Reality Math
Dot Sulock, University of North Carolina at Asheville
**Basketball Probability**
**1. Hack-a-Shaq and the Probability Tree**
In December 2000, Shaquille O’Neil had a season free-throw shooting percentage of 38% and opposing teams sometimes employed the strategy of fouling him every time he got the ball. This strategy came to be called “Hack-a-Shaq,” and later, less poetically, “Hack-a-Rodman” when Dennis Rodman had the same low free-throw shooting percentage. Let’s learn how to determine the probability that a 38% free-throw shooter will make 0, 1, or 2 free throws if the player gets two opportunities.
A probability tree will help think about this.
miss 0.62 make 0.38
miss 0.62
make 0.38
make 0.38 miss 0.62
The lowest sun at the bottom of the tree represents the first shot of the player. The probability of making is 0.38 and of missing is 0.62. The left branch represents making and the right branch missing. So 38% of the time Shaq would make the first shot and get to the top left sun which represents the outcomes of the second shot after making the first shot.
We need to assume that Shaq is unaffected by success on the first shot and is still a 38% free throw shooter on the second shot. That assumption is called independence. Independence would mean that the probabilities stay the same for the second shot and do not depend on the success or failure of the first shot.
Now 38% of the time Shaq will make the first shot, and 38% of that 38% of the time Shaq will make the second shot also. So what is 38% of 38%? What does the “of” mean in that question? Should we add, subtract, multiply, or divide to find the answer? Let’s answer that question by thinking of an easier example.
1. (a) What is ?
(b)
(c)
(d)
(e) How many ½’s in ½?
(f) So to find , should you add, subtract, multiply or divide?
“**of” usually means multiply in math**
2. (a) Determine the probability that Shaq will make both shots,
by finding 38% of 38%.
(b) Find the probability that Shaq will miss both shots.
The probability that Shaq will make one shot can be determined in two ways.
First off, how much probability is left? You can find the probability of making one shot by subtracting the probabilities of “missing both” and “making both” from 100% since one of these three things must happen: miss both, make one, or make both.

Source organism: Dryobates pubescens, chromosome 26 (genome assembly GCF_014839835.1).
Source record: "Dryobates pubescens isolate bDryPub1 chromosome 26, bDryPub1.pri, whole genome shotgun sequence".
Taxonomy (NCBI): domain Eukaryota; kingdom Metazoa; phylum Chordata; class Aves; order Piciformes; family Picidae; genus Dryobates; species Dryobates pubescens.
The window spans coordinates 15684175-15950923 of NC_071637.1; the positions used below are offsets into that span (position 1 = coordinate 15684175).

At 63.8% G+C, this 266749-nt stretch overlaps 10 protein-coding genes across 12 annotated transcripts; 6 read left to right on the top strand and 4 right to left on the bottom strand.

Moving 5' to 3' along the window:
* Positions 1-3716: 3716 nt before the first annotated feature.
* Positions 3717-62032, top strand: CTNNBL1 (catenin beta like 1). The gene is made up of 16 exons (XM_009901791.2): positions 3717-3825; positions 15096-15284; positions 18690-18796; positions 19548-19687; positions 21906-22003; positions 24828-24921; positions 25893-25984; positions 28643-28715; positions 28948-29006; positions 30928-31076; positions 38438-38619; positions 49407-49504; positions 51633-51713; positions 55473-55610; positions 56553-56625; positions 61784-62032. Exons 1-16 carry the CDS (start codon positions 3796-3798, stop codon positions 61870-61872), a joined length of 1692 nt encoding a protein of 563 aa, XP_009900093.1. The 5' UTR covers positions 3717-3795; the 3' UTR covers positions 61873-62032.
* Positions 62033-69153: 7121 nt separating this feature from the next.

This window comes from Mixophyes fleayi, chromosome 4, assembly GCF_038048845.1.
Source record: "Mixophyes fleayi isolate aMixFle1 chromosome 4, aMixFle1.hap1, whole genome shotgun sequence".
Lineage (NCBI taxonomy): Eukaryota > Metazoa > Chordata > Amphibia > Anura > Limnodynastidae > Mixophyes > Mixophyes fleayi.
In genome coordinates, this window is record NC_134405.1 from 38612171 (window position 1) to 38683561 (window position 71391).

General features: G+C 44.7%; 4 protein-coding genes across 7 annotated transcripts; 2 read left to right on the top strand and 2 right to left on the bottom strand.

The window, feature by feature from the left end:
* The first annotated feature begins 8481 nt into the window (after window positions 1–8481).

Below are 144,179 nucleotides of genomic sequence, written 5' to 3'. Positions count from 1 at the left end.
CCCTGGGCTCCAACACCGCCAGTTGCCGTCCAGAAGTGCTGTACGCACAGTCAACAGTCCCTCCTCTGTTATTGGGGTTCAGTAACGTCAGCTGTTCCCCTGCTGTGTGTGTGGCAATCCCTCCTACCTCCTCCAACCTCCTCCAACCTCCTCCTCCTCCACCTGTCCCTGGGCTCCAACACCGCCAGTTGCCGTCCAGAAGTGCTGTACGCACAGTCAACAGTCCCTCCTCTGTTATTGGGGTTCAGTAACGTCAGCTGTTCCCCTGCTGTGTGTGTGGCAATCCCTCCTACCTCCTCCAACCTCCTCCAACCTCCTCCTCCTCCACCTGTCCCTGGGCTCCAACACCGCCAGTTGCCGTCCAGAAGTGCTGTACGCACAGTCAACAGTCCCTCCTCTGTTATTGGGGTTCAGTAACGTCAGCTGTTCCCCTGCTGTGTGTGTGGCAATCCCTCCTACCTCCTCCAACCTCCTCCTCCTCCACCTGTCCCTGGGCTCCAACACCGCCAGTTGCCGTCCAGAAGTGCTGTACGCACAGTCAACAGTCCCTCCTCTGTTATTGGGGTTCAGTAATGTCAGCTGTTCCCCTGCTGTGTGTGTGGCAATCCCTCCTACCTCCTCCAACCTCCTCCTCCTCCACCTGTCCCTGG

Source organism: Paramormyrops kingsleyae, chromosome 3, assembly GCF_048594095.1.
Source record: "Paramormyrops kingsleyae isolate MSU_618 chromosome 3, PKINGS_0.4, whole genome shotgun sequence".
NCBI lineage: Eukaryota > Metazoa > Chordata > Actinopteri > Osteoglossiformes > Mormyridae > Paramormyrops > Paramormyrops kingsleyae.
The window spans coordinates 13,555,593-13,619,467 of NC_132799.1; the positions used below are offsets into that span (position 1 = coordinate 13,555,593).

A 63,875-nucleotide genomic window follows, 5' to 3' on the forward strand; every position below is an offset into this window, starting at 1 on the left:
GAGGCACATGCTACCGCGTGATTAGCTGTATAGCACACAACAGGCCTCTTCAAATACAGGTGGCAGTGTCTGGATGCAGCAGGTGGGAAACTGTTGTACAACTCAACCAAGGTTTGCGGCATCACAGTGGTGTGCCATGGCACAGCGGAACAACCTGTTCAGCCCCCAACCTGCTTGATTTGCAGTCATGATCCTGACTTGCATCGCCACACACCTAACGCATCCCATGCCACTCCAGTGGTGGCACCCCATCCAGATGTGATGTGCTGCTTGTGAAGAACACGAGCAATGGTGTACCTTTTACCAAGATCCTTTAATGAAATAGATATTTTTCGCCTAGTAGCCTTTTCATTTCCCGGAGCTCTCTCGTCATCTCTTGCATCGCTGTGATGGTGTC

(c) Find the probability that Shaq will make exactly one shot by subtraction.
Alternatively you can add the probabilities for *miss then make* and *make then miss*.
(d) Find the probability of *miss then make*
* *(e) Find the probability of *make then miss*
* *(f) Find the probability that Shaq will make exactly one shot by
adding the probabilities in (d) and (e)
These two methods must give you the same answer!
(g) Are your answers to (c) and (f) the same?
(h) Do the probabilities of “miss both,” “make both,” and “make one”
add up to 100%?
3. For Shaq’s two free throws
(a) were “miss both,” “make one,” and “make both” equally likely?
(b) Which is most likely?
LeBron James has a career free-throw percentage of 75%
4. If LeBron has two free-throws, what is the probability of
(a) making both
(b) missing both
(c) making exactly one
(d) Do these three probabilities add up to 100%?
Back to the Shaq story. The Lakers hired Ed Palubinskas, a 99% free throw shooter, to coach Shaq and Shaq improved to a 68% free throw shooter toward the end of the season. Wow! Remember that it is possible to improve at something you haven’t been good at!
5. In this improved state, when Shaq had two free throws to attempt, what was his likelihood of
(a) making both
(b) missing both
(c) making one
(d) Do these three probabilities add up to 100%?
** 2. One-and-One Probabilities **
In college basketball, when a team has had 7 fouls in a half and makes another foul (on a player not in the act of shooting), the fouled player has a “one-and-one” free throw shooting opportunity. If the player makes the first shot, he or she gets a second shot. If the player misses the first shot the free throw opportunity ends.